Terry Fox Ravens’ boys basketball coach Brad Petersen is a firm believer that if he makes the going tough, the tough will be going to the provincial championships.
Whether that strategy of constructing for his senior AAAA team a schedule heavy with tournaments and exhibitions against top opponents pays off will be determined beginning Thursday, when the Ravens embark on the long road through league and Fraser Valley playoffs en route to the provincial tournament in Langley in March.
Terry Fox romped to first place in the Fraser Valley North with a perfect record of seven wins and no losses, punctuated by a 92-55 smackdown of the previously-undefeated Centennial Centaurs last Tuesday to ensure themselves of the division’s top seeding.
Petersen said that game was a good barometer of his team’s desire to succeed.
“I know our guys were hungry to finish first in round robin league play to put ourselves in the best position for the playoffs,” Petersen said.
The Ravens then closed out the regular season schedule with a convincing 103-50 win over the Gleneagle Talons. They’ll next play Thursday at 5 p.m., when they host the winner of the first quarterfinal between the Dr. Charles Best Blue Devils and the survivor of Tuesday’s playdown between Riverside and the Port Moody Blues. Centennial, which finished second in league standings, will play the second semi-final that day, at 6:45 p.m.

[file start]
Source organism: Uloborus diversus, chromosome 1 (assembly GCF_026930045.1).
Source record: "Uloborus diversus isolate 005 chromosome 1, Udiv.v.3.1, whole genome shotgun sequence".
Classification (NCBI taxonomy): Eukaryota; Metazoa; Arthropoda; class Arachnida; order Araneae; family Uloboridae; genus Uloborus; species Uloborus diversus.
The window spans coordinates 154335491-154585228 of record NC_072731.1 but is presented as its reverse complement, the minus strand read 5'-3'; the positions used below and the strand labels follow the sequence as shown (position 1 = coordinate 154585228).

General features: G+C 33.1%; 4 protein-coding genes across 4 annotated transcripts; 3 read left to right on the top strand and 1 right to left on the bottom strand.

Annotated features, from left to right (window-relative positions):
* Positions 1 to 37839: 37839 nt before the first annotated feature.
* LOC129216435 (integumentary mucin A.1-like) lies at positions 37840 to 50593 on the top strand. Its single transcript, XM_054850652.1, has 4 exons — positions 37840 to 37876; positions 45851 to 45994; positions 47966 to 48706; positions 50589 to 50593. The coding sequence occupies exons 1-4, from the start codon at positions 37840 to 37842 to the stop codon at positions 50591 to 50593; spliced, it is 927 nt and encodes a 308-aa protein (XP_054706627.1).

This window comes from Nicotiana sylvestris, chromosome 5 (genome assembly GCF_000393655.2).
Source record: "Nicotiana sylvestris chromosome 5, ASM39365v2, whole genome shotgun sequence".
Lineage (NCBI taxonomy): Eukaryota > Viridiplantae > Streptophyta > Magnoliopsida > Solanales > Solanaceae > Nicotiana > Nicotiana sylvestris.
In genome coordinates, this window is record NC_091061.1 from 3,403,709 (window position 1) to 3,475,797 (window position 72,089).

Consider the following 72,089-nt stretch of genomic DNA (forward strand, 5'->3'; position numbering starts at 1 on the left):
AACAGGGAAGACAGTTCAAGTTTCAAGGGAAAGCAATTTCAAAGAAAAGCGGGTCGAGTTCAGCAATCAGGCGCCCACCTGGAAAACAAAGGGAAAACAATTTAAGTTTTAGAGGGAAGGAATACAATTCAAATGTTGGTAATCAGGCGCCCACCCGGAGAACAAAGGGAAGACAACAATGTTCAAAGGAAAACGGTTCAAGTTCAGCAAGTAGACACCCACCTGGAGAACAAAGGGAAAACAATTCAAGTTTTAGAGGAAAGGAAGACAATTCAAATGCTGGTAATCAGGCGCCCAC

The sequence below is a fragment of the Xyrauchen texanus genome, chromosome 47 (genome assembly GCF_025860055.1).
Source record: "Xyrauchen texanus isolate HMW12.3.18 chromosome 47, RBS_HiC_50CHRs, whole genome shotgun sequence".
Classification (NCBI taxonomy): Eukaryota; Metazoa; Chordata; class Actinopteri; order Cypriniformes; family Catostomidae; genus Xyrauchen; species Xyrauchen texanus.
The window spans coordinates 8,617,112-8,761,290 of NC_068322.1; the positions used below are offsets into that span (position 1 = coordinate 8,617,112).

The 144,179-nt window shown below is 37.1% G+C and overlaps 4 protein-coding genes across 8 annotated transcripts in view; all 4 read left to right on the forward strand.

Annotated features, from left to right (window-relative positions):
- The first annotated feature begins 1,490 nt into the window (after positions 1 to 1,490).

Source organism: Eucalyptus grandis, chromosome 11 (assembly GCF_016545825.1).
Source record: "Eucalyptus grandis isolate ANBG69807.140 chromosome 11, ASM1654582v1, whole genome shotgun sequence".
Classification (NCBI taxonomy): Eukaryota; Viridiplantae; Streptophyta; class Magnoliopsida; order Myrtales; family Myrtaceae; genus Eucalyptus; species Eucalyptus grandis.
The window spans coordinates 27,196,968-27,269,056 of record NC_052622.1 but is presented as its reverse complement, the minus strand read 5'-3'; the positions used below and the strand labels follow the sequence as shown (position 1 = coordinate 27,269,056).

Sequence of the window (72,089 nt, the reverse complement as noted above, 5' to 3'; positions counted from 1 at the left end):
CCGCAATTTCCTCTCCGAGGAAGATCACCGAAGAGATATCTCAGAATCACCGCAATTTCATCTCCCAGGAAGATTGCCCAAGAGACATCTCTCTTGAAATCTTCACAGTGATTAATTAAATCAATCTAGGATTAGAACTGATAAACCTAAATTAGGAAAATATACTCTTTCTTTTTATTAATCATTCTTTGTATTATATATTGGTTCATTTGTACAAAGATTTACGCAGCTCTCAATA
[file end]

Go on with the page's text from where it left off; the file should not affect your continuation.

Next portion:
Petersen said, though, his team has to guard against thinking too far ahead.
“Our challenge is to make sure we are focused and prepared to play our game for 40 minutes every night,” he said. “Taking a half, a quarter, or even a possession off can be the difference between winning and losing a close game against a tough team.”
That’s why Petersen ensured plenty of tough tests for his charges along the way. In tournament and exhibition games, the Ravens faced every team ranked in the top ten of the province as of Jan. 31 except for the ninth-ranked Tamanawis Wildcats and the tenth-ranked Semiahmoo Totems, who are tied in that position with the W.J. Mouat Hawks.
Terry Fox, ranked second, registered a pair of wins against top-ranked Holy Cross Crusaders, as well as sixth-ranked Kitsilano and seventh-ranked Lord Tweedsmuir. They also beat fourth-ranked Vancouver College, along with Mouat, as well as Honourable Mentions Kelowna and Walnut Grove.
The Ravens also defeated the province’s top AA team, Prince Rupert’s Charles Hays Rainmakers, 84-80, in the final of the recent Emerald Tournament at Vancouver College.
They lost games to the defending provincial champions, Burnaby South Rebels, who are currently ranked third, fifth-ranked St. Georges — in overtime — and eighth-ranked Oak Bay.
Petersen said the challenges of those tough opposition have brought his team together.
“This team seems to love playing in tough, competitive games, and this is what we will need to do to win down the stretch,” he said, adding seniors like Jacob Mand and Grady Stanyer have taken their game to a new level at both ends of the court.
They’ve been supported by sophomore Cam Slaymaker, who’s the Ravens’ top scorer, Jaden DeLeon, the team’s senior startiing point guard with a nose for playing intense defence against opposing guards, the all-around contribution of senior guard David Chien and the bench strength led by junior guard Ko Takahashi.
It all adds up to some pretty formidable opposition for the team’s Fox will face in the post season.
“I love how this team is coming together,” Petersen said.